Squandered chances burn Tigers in loss to Royals
Kansas City, Mo. — Opportunities are like checks — if you don’t cash them in, they are worthless.
The Tigers left way too many uncashed checks on the base paths Saturday, enduring a 5-2 loss to the Kansas City Royals at Kauffman Stadium.
Coupled with victories by the Indians and Orioles, the Tigers are now 5 1/2 games back in the Central Division and a game back in the wild-card race.
“Every loss is equally frustrating,” catcher James McCann said. “You want to win every game. But we definitely had opportunities. You can’t say we didn’t have opportunities. We just couldn’t come up with the big hit when we needed it.”
For six innings, Royals right-hander Yordano Ventura walked a narrow ledge between erratic and effective, but he never fell off. Or, more accurately, the Tigers were unable to knock him off.
“Effectively wild describes his outing,” McCann said. “But he found a way to get it done in key spots.”
Twelve Tigers reached base against Ventura, six of them on free passes. Six runners got into scoring position.
Only one scored. And that only because of an errant throw by second baseman Raul Mondesi on what would have been an inning-ending double play in the fourth.
“He was able to wiggle out of jams,” manager Brad Ausmus said. “For some reason, he pitches well against us.”
The Tigers were 1 for 9 with runners in scoring position through five innings. Justin Upton went 0-for-3 in those situations, including a first-pitch ground out with the bases loaded in the fifth — that after a five-pitch walk to Victor Martinez and a four-pitch walk to J.D. Martinez.
In the second inning, it looked like the Tigers were going to score two runs on one wild pitch. J.D. Martinez and Victor Martinez raced home on a ball that got by catcher Salvador Perez with Tyler Collins batting.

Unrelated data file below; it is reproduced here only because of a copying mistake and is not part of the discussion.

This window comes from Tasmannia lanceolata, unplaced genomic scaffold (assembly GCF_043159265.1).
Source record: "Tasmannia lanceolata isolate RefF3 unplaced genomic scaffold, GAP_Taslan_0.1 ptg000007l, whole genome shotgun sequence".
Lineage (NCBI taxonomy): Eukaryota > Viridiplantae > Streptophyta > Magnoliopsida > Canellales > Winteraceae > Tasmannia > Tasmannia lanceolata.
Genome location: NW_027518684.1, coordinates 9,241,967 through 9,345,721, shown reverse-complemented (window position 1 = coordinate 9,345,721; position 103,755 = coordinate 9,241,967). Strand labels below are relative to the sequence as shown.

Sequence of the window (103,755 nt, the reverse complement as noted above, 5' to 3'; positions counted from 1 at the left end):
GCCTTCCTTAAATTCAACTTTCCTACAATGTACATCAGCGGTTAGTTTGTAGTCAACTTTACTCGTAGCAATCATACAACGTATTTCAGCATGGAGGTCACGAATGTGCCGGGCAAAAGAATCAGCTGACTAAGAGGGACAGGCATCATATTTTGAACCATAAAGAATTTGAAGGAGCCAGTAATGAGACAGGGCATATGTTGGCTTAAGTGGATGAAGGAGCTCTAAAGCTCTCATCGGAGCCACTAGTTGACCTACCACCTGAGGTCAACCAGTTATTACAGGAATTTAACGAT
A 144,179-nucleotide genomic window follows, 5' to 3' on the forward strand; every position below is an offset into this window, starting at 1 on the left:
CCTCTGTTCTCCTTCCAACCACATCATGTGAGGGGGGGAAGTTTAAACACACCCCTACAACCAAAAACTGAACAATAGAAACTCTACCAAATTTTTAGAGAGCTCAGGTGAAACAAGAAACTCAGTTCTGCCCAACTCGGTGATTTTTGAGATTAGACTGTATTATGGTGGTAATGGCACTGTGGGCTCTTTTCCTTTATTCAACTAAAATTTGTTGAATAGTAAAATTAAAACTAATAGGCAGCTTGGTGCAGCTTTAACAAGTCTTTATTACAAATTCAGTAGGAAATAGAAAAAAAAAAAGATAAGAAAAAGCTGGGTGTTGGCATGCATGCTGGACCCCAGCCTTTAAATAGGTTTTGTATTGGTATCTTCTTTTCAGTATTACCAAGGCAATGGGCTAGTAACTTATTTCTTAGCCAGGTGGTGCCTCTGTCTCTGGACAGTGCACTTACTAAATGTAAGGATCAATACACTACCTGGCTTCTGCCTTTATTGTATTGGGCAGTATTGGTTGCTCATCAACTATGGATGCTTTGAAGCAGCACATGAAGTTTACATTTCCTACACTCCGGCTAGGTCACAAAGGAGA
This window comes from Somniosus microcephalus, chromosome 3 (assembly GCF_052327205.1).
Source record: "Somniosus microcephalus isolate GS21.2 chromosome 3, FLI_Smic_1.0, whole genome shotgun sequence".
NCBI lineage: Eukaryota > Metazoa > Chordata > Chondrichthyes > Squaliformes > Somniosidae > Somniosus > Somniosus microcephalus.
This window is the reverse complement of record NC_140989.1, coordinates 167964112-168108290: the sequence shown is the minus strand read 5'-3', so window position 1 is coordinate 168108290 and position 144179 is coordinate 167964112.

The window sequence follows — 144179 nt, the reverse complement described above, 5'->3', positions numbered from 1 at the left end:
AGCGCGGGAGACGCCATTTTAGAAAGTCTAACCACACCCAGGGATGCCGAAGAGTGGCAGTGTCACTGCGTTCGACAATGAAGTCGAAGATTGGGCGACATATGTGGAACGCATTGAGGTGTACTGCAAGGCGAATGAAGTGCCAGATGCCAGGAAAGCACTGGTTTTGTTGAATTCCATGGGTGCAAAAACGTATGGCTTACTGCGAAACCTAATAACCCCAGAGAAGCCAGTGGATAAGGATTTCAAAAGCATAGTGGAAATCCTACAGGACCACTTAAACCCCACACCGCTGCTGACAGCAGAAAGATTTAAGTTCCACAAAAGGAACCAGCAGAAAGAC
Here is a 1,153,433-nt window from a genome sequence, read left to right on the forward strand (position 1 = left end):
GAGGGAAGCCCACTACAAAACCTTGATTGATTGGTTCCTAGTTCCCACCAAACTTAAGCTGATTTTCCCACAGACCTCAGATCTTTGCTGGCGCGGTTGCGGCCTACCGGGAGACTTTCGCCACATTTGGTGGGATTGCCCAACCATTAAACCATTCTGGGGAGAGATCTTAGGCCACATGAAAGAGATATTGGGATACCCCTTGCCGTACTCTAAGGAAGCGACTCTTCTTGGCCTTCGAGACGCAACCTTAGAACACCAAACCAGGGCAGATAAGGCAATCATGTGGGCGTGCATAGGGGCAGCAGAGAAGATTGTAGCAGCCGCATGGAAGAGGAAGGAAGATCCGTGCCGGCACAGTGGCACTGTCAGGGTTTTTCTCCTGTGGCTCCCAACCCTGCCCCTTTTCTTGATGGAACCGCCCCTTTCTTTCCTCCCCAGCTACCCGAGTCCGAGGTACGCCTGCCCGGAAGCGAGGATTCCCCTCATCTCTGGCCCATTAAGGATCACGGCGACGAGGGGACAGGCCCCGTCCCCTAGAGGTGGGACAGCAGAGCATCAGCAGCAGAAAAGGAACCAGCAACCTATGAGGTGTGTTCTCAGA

Perez never chased down the ball, appealing to home plate umpire Jerry Meals that Collins had swung at the pitch.
Sure enough, Collins not only swung and missed, but the pitch hit him in the back foot. The ball is ruled dead at that point, runners can’t advance. Collins ended up taking a called third strike in the at-bat.
“We just couldn’t get the big hit when we needed it,” said Ian Kinsler, who hit his 25th home run leading off the ninth inning. “That’s really what it came down to.”
The Tigers have yet to beat Ventura. He is 7-0 in his career against them. The Royals won four of his five starts this year (he had a no-decision in the loss).
The squandered opportunities made a loser out of rookie Michael Fulmer (10-6), who pitched a solid six innings.
“My stuff was a lot better today,” he said. “I’m taking all positives out of this. My fastball command was better. I made a few mechanical tweaks that helped a lot. The change-up was sharp and the slider was sharp.
“I got a lot of ground balls tonight, kind of like the old me out there — that’s what I want.”
After cruising through three innings, Fulmer grooved a 3-2 fastball to Cheslor Cuthbert — double. Then a 2-2 fastball to Eric Hosmer caught too much of the plate — two-run home run, his career-best 20th to give the Royals a 2-1 lead.
“The 3-2 pitch to Cuthbert, I wasn’t going to walk him in front of Hosmer,” Fulmer said. “I was definitely going to throw a strike there and he hit it in the gap. The 2-2 to Hosmer, I threw it up and in. It could’ve been a little higher, but it was in. He just put a good swing on it.”
That was akin to a sucker punch. What the Royals did in the bottom of the fifth, after the Tigers left the bases loaded in the top of the inning, felt more like a paper cut.
After Fulmer got two quick outs, the Royals broke out the small ball. Mondesi and Jarrod Dyson laid down perfectly placed bunt singles. Cuthbert then cashed in Mondesi with a single to center — the type of hit that eluded the Tigers on this night.
“There’s nothing you can do about that,” Fulmer said. “If that’s the way they want to get on base, it’s fine. They’re fast and they are a good-running team. They are going to try to produce any way they can.”
The Royals tacked on two runs in the eighth. Kyle Ryan gave up a single, a wild pitch and an intentional walk. With one out and runners on second and third, Ausmus summoned Mark Lowe, who hasn’t pitched in many high-leverage situations since early in the season.
Ausmus was trying not to use Justin Wilson, Shane Greene and Francisco Rodriguez.
“And we didn’t have the lead,” he said. “But Lowe actually did exactly what we said — be careful with (Paulo) Orlando because we had a base open. (Alcides) Escobar, the next hitter, can run but we could double him up — we’d just have to play shallower in the infield.
“Don’t give in to Orlando and try to get the double play.”
Lowe walked Orlando on a 3-2 pitch and got the ground ball from Escobar. Problem was, it found a hole, scoring two runs.
Left-hander Joe Mantiply, just called up from Double-A Erie Saturday, made his big-league debut by getting Dyson to fly out to end the eighth.